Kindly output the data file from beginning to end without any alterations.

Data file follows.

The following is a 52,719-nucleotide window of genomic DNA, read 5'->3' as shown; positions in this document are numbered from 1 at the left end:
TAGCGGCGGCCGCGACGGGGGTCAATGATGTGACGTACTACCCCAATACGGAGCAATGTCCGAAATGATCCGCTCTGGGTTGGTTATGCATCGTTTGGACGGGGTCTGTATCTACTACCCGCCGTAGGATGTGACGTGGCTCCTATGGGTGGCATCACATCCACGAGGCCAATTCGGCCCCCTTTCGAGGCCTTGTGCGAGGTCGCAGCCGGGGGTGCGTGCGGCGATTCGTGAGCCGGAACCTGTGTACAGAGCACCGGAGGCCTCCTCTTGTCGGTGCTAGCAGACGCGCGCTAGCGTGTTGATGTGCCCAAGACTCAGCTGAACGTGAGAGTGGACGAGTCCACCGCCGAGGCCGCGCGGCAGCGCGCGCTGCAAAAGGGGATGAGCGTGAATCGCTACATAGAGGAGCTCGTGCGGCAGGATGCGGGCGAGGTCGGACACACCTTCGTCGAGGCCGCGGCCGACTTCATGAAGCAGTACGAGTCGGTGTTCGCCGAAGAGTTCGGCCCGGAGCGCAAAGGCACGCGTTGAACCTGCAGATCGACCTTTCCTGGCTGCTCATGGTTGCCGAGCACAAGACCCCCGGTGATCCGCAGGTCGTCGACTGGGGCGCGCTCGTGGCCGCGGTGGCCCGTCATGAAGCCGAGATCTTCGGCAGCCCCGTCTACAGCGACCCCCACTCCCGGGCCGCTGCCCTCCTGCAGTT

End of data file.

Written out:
The following is a 52,719-nucleotide window of genomic DNA, read 5'->3' as shown; positions in this document are numbered from 1 at the left end:
TAGCGGCGGCCGCGACGGGGGTCAATGATGTGACGTACTACCCCAATACGGAGCAATGTCCGAAATGATCCGCTCTGGGTTGGTTATGCATCGTTTGGACGGGGTCTGTATCTACTACCCGCCGTAGGATGTGACGTGGCTCCTATGGGTGGCATCACATCCACGAGGCCAATTCGGCCCCCTTTCGAGGCCTTGTGCGAGGTCGCAGCCGGGGGTGCGTGCGGCGATTCGTGAGCCGGAACCTGTGTACAGAGCACCGGAGGCCTCCTCTTGTCGGTGCTAGCAGACGCGCGCTAGCGTGTTGATGTGCCCAAGACTCAGCTGAACGTGAGAGTGGACGAGTCCACCGCCGAGGCCGCGCGGCAGCGCGCGCTGCAAAAGGGGATGAGCGTGAATCGCTACATAGAGGAGCTCGTGCGGCAGGATGCGGGCGAGGTCGGACACACCTTCGTCGAGGCCGCGGCCGACTTCATGAAGCAGTACGAGTCGGTGTTCGCCGAAGAGTTCGGCCCGGAGCGCAAAGGCACGCGTTGAACCTGCAGATCGACCTTTCCTGGCTGCTCATGGTTGCCGAGCACAAGACCCCCGGTGATCCGCAGGTCGTCGACTGGGGCGCGCTCGTGGCCGCGGTGGCCCGTCATGAAGCCGAGATCTTCGGCAGCCCCGTCTACAGCGACCCCCACTCCCGGGCCGCTGCCCTCCTGCAGTT